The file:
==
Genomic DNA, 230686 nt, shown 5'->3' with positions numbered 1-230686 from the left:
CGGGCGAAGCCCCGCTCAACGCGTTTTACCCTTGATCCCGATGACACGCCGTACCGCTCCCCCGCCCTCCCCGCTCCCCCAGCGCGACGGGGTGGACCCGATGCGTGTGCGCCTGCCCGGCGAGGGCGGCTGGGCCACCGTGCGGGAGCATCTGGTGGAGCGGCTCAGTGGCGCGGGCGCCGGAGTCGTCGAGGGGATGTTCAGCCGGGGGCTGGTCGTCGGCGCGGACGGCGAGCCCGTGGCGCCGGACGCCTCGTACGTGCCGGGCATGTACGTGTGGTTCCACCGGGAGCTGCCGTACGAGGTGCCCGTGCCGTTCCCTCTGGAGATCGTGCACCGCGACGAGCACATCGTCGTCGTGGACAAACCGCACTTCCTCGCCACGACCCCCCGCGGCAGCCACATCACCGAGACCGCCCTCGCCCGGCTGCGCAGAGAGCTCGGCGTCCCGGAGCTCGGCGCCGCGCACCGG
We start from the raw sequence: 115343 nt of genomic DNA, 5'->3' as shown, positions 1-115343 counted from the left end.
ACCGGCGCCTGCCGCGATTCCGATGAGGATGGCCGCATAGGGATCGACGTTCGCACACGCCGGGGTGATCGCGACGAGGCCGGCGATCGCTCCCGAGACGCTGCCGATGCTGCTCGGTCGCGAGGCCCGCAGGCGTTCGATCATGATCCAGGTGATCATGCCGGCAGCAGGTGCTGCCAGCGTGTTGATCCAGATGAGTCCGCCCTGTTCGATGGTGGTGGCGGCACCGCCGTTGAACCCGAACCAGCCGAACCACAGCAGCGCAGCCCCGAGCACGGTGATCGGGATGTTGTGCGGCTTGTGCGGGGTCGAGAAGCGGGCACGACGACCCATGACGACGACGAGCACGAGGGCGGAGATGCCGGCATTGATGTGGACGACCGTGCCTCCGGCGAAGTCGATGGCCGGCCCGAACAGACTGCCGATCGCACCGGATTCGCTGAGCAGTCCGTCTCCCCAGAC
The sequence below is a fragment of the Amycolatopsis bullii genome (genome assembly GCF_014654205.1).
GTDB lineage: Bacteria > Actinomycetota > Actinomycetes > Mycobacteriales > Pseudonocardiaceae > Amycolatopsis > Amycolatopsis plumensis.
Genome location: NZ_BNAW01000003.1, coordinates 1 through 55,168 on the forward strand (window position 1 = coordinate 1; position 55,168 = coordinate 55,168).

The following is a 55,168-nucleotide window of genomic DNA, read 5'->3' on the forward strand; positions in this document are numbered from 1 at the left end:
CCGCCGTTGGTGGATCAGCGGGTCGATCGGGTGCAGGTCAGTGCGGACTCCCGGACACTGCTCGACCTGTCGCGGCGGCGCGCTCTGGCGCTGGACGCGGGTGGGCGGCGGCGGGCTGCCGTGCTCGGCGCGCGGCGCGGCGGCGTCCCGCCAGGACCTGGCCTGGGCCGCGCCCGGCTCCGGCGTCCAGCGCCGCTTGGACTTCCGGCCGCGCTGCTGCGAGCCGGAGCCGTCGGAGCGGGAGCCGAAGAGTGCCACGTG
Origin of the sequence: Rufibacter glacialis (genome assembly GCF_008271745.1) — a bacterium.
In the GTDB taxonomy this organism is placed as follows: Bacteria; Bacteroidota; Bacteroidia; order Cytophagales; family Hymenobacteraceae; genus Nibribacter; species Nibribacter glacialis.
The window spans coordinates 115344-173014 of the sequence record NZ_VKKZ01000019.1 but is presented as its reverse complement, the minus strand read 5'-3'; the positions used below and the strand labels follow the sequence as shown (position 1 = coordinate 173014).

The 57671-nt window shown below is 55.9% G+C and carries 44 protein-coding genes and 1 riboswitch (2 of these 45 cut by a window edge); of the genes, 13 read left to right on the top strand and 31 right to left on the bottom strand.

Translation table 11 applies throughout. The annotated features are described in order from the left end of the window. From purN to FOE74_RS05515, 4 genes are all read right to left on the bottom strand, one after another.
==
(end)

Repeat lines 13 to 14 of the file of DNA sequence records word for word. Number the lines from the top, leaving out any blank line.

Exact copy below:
The 57671-nt window shown below is 55.9% G+C and carries 44 protein-coding genes and 1 riboswitch (2 of these 45 cut by a window edge); of the genes, 13 read left to right on the top strand and 31 right to left on the bottom strand.

Translation table 11 applies throughout. The annotated features are described in order from the left end of the window. From purN to FOE74_RS05515, 4 genes are all read right to left on the bottom strand, one after another.